Quirky T s

What people do on campus – a blog experiment #2

One of the topics we considered for blog entries is fashion and campus style. T-shirts are a cultural phenomenon – a language with many dialects. We don’t have to look far to find some fantastic T-shirts on campus. In our own group, David, pictured here, had the most interesting one.

A good read

T-shirts are an everyday basic – winter and summer – for students on campus at UQ.  Because the student population is so diverse we see an amazing variety of t-shirts.

Academic staff sometimes wear them too. Less these days, given the increasing corporatization of academic life, but in some departments/disciplines the collar-less t-shirt can still be seen. Usually it signals creative knowledge and determined non-conformity (in spite of the T-shirt being ubiquitous). Professional staff – no matter how creative – are unlikely to wear T-shirts on campus. When academic staff do, the casualness is related indirectly to their administrative and teaching load (high t-shirt count – low teaching/admin responsibilities – as with some postgraduates and some research fellows). The casual look belies the pressured realities of academic life.

Erica McWilliam published a terrific article (Social Alternatives, 1997, Vol 16 Issue 1) – Performing Academic Authority: the enfant terrible as a body of knowledge. She details some of the ways in which academic authority is embodied and performed, and offers a very apt profile of a particular kind of academic performer – the ‘enfant terrible’. Usually a male (or in some cases – an androgenous looking female), the ‘enfant terrible’ has particular behaviour patterns (arrives late to other conference presenters’ papers, but dominates question time), and a particular style (against the trend – if short hair is in, he wears his long) and dress : a studied casual and crumpled style that is meant to look effortless. The quirky t-shirt is his staple (McWilliams gives an example of a Felix the Cat t-shirt).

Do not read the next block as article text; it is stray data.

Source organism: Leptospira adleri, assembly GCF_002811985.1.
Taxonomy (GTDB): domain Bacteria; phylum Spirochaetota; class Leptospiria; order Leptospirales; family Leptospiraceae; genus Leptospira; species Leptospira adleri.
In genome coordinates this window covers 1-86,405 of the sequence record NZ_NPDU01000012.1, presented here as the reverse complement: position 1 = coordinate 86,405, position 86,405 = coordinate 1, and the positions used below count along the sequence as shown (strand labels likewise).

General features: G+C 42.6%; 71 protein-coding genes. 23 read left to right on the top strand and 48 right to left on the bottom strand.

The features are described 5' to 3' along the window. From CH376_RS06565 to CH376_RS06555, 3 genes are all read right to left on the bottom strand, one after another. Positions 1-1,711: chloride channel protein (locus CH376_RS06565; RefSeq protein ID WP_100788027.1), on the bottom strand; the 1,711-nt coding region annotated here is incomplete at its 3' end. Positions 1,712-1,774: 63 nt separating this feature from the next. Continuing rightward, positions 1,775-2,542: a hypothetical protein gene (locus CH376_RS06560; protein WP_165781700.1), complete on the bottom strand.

Derrida T-shirt
Copyleft T-shirt : A favorite amongst those of us interested in Creative Commons

The article referred to is Erica McWilliam, (1997) Performing academic authority: the ‘enfant terrible’ as a body of knowledge

Social Alternatives, Jan 1997, Vol. 16 Issue 1, p41.


In the article, the author presents her opinion on the working style of performing academic authority and presents some unwritten rules for them from her experience of working in the academy. According to the author, academic authorities work like mischievous children as a body of knowledge. She insists that all academic writers and teachers must claim some sort of authority, even those who seek to disrupt modernist mechanisms of authorial or pedagogical power.


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